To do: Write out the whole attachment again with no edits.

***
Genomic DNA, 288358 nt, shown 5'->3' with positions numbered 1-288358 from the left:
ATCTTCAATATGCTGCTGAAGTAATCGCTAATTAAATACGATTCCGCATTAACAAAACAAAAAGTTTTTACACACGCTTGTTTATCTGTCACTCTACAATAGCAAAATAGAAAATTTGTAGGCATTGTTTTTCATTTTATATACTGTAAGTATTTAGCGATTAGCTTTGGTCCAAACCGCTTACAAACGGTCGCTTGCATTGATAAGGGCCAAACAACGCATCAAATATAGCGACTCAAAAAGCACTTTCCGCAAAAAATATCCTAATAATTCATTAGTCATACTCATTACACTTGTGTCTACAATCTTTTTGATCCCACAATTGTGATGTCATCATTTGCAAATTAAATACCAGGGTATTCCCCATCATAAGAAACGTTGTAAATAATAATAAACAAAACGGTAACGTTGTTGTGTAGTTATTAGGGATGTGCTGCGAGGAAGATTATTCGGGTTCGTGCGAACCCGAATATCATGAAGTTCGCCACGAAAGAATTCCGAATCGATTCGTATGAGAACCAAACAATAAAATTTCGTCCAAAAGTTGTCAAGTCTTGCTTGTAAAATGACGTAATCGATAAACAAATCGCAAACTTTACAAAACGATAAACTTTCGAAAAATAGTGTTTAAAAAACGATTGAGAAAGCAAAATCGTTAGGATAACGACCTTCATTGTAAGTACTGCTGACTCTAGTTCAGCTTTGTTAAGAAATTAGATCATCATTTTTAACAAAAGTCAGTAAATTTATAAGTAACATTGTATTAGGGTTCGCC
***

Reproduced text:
Genomic DNA, 288358 nt, shown 5'->3' with positions numbered 1-288358 from the left:
ATCTTCAATATGCTGCTGAAGTAATCGCTAATTAAATACGATTCCGCATTAACAAAACAAAAAGTTTTTACACACGCTTGTTTATCTGTCACTCTACAATAGCAAAATAGAAAATTTGTAGGCATTGTTTTTCATTTTATATACTGTAAGTATTTAGCGATTAGCTTTGGTCCAAACCGCTTACAAACGGTCGCTTGCATTGATAAGGGCCAAACAACGCATCAAATATAGCGACTCAAAAAGCACTTTCCGCAAAAAATATCCTAATAATTCATTAGTCATACTCATTACACTTGTGTCTACAATCTTTTTGATCCCACAATTGTGATGTCATCATTTGCAAATTAAATACCAGGGTATTCCCCATCATAAGAAACGTTGTAAATAATAATAAACAAAACGGTAACGTTGTTGTGTAGTTATTAGGGATGTGCTGCGAGGAAGATTATTCGGGTTCGTGCGAACCCGAATATCATGAAGTTCGCCACGAAAGAATTCCGAATCGATTCGTATGAGAACCAAACAATAAAATTTCGTCCAAAAGTTGTCAAGTCTTGCTTGTAAAATGACGTAATCGATAAACAAATCGCAAACTTTACAAAACGATAAACTTTCGAAAAATAGTGTTTAAAAAACGATTGAGAAAGCAAAATCGTTAGGATAACGACCTTCATTGTAAGTACTGCTGACTCTAGTTCAGCTTTGTTAAGAAATTAGATCATCATTTTTAACAAAAGTCAGTAAATTTATAAGTAACATTGTATTAGGGTTCGCC